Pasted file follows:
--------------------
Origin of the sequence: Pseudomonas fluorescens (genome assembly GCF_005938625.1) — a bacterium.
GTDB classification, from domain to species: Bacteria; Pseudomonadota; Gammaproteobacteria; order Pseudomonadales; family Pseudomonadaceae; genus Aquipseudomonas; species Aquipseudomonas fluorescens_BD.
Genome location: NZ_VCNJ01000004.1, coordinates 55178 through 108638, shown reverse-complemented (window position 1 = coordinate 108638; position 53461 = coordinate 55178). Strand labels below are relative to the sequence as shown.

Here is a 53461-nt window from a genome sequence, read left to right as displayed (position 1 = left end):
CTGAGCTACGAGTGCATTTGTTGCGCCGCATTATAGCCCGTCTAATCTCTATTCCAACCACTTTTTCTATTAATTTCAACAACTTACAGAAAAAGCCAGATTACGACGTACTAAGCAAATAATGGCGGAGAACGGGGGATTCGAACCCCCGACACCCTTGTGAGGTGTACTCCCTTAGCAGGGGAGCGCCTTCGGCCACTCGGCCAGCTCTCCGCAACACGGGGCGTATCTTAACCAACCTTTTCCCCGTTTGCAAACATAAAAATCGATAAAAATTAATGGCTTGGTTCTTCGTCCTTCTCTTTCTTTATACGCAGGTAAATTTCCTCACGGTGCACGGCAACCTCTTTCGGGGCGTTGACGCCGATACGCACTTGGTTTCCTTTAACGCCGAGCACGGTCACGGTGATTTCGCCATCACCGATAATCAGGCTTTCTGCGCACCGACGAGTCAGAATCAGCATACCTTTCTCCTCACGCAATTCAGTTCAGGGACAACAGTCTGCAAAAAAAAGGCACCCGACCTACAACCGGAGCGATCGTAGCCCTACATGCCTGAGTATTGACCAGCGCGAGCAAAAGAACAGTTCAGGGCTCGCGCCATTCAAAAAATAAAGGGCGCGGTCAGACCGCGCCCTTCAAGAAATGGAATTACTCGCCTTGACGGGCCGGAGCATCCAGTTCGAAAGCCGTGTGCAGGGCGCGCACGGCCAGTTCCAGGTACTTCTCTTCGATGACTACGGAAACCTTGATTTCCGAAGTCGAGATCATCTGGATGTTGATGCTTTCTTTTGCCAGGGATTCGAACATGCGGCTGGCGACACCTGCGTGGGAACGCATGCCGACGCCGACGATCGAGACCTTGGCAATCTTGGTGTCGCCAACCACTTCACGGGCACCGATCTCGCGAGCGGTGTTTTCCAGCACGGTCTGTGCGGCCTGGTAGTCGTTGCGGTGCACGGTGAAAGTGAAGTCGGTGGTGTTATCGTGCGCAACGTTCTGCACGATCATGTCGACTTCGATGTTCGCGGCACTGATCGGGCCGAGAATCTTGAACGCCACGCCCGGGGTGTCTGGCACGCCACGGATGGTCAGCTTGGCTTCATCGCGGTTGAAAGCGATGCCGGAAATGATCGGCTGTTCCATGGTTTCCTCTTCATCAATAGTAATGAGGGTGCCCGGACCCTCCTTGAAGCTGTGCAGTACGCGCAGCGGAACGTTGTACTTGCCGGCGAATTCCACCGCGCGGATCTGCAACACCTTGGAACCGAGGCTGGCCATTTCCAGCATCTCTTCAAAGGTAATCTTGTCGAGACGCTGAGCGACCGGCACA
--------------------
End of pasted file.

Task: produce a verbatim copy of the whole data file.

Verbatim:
Origin of the sequence: Pseudomonas fluorescens (genome assembly GCF_005938625.1) — a bacterium.
GTDB classification, from domain to species: Bacteria; Pseudomonadota; Gammaproteobacteria; order Pseudomonadales; family Pseudomonadaceae; genus Aquipseudomonas; species Aquipseudomonas fluorescens_BD.
Genome location: NZ_VCNJ01000004.1, coordinates 55178 through 108638, shown reverse-complemented (window position 1 = coordinate 108638; position 53461 = coordinate 55178). Strand labels below are relative to the sequence as shown.

Here is a 53461-nt window from a genome sequence, read left to right as displayed (position 1 = left end):
CTGAGCTACGAGTGCATTTGTTGCGCCGCATTATAGCCCGTCTAATCTCTATTCCAACCACTTTTTCTATTAATTTCAACAACTTACAGAAAAAGCCAGATTACGACGTACTAAGCAAATAATGGCGGAGAACGGGGGATTCGAACCCCCGACACCCTTGTGAGGTGTACTCCCTTAGCAGGGGAGCGCCTTCGGCCACTCGGCCAGCTCTCCGCAACACGGGGCGTATCTTAACCAACCTTTTCCCCGTTTGCAAACATAAAAATCGATAAAAATTAATGGCTTGGTTCTTCGTCCTTCTCTTTCTTTATACGCAGGTAAATTTCCTCACGGTGCACGGCAACCTCTTTCGGGGCGTTGACGCCGATACGCACTTGGTTTCCTTTAACGCCGAGCACGGTCACGGTGATTTCGCCATCACCGATAATCAGGCTTTCTGCGCACCGACGAGTCAGAATCAGCATACCTTTCTCCTCACGCAATTCAGTTCAGGGACAACAGTCTGCAAAAAAAAGGCACCCGACCTACAACCGGAGCGATCGTAGCCCTACATGCCTGAGTATTGACCAGCGCGAGCAAAAGAACAGTTCAGGGCTCGCGCCATTCAAAAAATAAAGGGCGCGGTCAGACCGCGCCCTTCAAGAAATGGAATTACTCGCCTTGACGGGCCGGAGCATCCAGTTCGAAAGCCGTGTGCAGGGCGCGCACGGCCAGTTCCAGGTACTTCTCTTCGATGACTACGGAAACCTTGATTTCCGAAGTCGAGATCATCTGGATGTTGATGCTTTCTTTTGCCAGGGATTCGAACATGCGGCTGGCGACACCTGCGTGGGAACGCATGCCGACGCCGACGATCGAGACCTTGGCAATCTTGGTGTCGCCAACCACTTCACGGGCACCGATCTCGCGAGCGGTGTTTTCCAGCACGGTCTGTGCGGCCTGGTAGTCGTTGCGGTGCACGGTGAAAGTGAAGTCGGTGGTGTTATCGTGCGCAACGTTCTGCACGATCATGTCGACTTCGATGTTCGCGGCACTGATCGGGCCGAGAATCTTGAACGCCACGCCCGGGGTGTCTGGCACGCCACGGATGGTCAGCTTGGCTTCATCGCGGTTGAAAGCGATGCCGGAAATGATCGGCTGTTCCATGGTTTCCTCTTCATCAATAGTAATGAGGGTGCCCGGACCCTCCTTGAAGCTGTGCAGTACGCGCAGCGGAACGTTGTACTTGCCGGCGAATTCCACCGCGCGGATCTGCAACACCTTGGAACCGAGGCTGGCCATTTCCAGCATCTCTTCAAAGGTAATCTTGTCGAGACGCTGAGCGACCGGCACA